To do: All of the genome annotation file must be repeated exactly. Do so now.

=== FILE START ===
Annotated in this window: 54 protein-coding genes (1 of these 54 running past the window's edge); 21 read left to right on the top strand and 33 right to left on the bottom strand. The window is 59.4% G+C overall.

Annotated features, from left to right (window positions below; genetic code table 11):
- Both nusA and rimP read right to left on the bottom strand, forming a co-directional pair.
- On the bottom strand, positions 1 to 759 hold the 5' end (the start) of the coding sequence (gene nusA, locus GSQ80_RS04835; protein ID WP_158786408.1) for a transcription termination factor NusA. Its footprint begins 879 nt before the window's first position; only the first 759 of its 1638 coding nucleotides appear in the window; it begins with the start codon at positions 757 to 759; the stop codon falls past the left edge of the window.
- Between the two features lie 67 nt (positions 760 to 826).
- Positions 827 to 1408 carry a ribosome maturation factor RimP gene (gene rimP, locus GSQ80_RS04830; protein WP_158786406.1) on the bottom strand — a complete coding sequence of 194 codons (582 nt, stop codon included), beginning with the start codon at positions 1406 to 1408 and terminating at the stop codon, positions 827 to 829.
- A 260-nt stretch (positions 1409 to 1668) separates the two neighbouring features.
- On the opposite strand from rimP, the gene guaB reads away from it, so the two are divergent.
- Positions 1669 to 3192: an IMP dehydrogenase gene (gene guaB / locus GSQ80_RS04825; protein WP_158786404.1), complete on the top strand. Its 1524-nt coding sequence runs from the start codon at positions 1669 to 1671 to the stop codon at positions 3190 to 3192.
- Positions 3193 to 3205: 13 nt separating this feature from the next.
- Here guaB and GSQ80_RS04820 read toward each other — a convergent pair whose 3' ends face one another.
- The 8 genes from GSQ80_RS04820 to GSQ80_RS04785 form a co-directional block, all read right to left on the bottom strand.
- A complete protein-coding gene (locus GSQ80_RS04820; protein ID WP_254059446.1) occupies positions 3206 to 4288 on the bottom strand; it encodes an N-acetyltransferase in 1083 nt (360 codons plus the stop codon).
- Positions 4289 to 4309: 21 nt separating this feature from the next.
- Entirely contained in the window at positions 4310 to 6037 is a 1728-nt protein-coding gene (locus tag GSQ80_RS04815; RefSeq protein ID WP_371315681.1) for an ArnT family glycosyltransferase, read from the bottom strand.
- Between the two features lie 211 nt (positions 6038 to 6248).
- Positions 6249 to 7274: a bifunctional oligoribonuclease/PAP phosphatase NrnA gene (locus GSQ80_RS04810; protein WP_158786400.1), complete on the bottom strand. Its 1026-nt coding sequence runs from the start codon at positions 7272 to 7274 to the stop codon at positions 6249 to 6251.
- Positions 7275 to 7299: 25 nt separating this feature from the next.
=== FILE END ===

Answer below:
Annotated in this window: 54 protein-coding genes (1 of these 54 running past the window's edge); 21 read left to right on the top strand and 33 right to left on the bottom strand. The window is 59.4% G+C overall.

Annotated features, from left to right (window positions below; genetic code table 11):
- Both nusA and rimP read right to left on the bottom strand, forming a co-directional pair.
- On the bottom strand, positions 1 to 759 hold the 5' end (the start) of the coding sequence (gene nusA, locus GSQ80_RS04835; protein ID WP_158786408.1) for a transcription termination factor NusA. Its footprint begins 879 nt before the window's first position; only the first 759 of its 1638 coding nucleotides appear in the window; it begins with the start codon at positions 757 to 759; the stop codon falls past the left edge of the window.
- Between the two features lie 67 nt (positions 760 to 826).
- Positions 827 to 1408 carry a ribosome maturation factor RimP gene (gene rimP, locus GSQ80_RS04830; protein WP_158786406.1) on the bottom strand — a complete coding sequence of 194 codons (582 nt, stop codon included), beginning with the start codon at positions 1406 to 1408 and terminating at the stop codon, positions 827 to 829.
- A 260-nt stretch (positions 1409 to 1668) separates the two neighbouring features.
- On the opposite strand from rimP, the gene guaB reads away from it, so the two are divergent.
- Positions 1669 to 3192: an IMP dehydrogenase gene (gene guaB / locus GSQ80_RS04825; protein WP_158786404.1), complete on the top strand. Its 1524-nt coding sequence runs from the start codon at positions 1669 to 1671 to the stop codon at positions 3190 to 3192.
- Positions 3193 to 3205: 13 nt separating this feature from the next.
- Here guaB and GSQ80_RS04820 read toward each other — a convergent pair whose 3' ends face one another.
- The 8 genes from GSQ80_RS04820 to GSQ80_RS04785 form a co-directional block, all read right to left on the bottom strand.
- A complete protein-coding gene (locus GSQ80_RS04820; protein ID WP_254059446.1) occupies positions 3206 to 4288 on the bottom strand; it encodes an N-acetyltransferase in 1083 nt (360 codons plus the stop codon).
- Positions 4289 to 4309: 21 nt separating this feature from the next.
- Entirely contained in the window at positions 4310 to 6037 is a 1728-nt protein-coding gene (locus tag GSQ80_RS04815; RefSeq protein ID WP_371315681.1) for an ArnT family glycosyltransferase, read from the bottom strand.
- Between the two features lie 211 nt (positions 6038 to 6248).
- Positions 6249 to 7274: a bifunctional oligoribonuclease/PAP phosphatase NrnA gene (locus GSQ80_RS04810; protein WP_158786400.1), complete on the bottom strand. Its 1026-nt coding sequence runs from the start codon at positions 7272 to 7274 to the stop codon at positions 6249 to 6251.
- Positions 7275 to 7299: 25 nt separating this feature from the next.